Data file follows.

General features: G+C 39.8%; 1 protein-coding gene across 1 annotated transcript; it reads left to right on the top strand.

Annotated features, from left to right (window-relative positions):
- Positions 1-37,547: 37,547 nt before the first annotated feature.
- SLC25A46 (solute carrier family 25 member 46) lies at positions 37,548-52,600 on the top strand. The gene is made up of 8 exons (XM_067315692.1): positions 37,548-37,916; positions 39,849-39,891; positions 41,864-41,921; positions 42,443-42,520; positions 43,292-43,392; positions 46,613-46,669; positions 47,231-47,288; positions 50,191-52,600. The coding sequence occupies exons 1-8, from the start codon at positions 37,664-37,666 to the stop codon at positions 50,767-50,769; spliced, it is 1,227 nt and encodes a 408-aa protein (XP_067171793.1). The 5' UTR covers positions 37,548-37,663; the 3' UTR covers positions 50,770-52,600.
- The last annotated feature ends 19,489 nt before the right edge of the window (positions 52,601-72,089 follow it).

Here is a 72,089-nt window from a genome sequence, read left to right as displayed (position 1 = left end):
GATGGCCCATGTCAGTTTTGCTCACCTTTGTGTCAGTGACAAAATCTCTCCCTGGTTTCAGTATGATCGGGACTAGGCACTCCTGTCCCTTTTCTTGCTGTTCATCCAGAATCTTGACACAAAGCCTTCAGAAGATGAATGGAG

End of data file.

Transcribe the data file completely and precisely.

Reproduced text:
General features: G+C 39.8%; 1 protein-coding gene across 1 annotated transcript; it reads left to right on the top strand.

Annotated features, from left to right (window-relative positions):
- Positions 1-37,547: 37,547 nt before the first annotated feature.
- SLC25A46 (solute carrier family 25 member 46) lies at positions 37,548-52,600 on the top strand. The gene is made up of 8 exons (XM_067315692.1): positions 37,548-37,916; positions 39,849-39,891; positions 41,864-41,921; positions 42,443-42,520; positions 43,292-43,392; positions 46,613-46,669; positions 47,231-47,288; positions 50,191-52,600. The coding sequence occupies exons 1-8, from the start codon at positions 37,664-37,666 to the stop codon at positions 50,767-50,769; spliced, it is 1,227 nt and encodes a 408-aa protein (XP_067171793.1). The 5' UTR covers positions 37,548-37,663; the 3' UTR covers positions 50,770-52,600.
- The last annotated feature ends 19,489 nt before the right edge of the window (positions 52,601-72,089 follow it).

Here is a 72,089-nt window from a genome sequence, read left to right as displayed (position 1 = left end):
GATGGCCCATGTCAGTTTTGCTCACCTTTGTGTCAGTGACAAAATCTCTCCCTGGTTTCAGTATGATCGGGACTAGGCACTCCTGTCCCTTTTCTTGCTGTTCATCCAGAATCTTGACACAAAGCCTTCAGAAGATGAATGGAG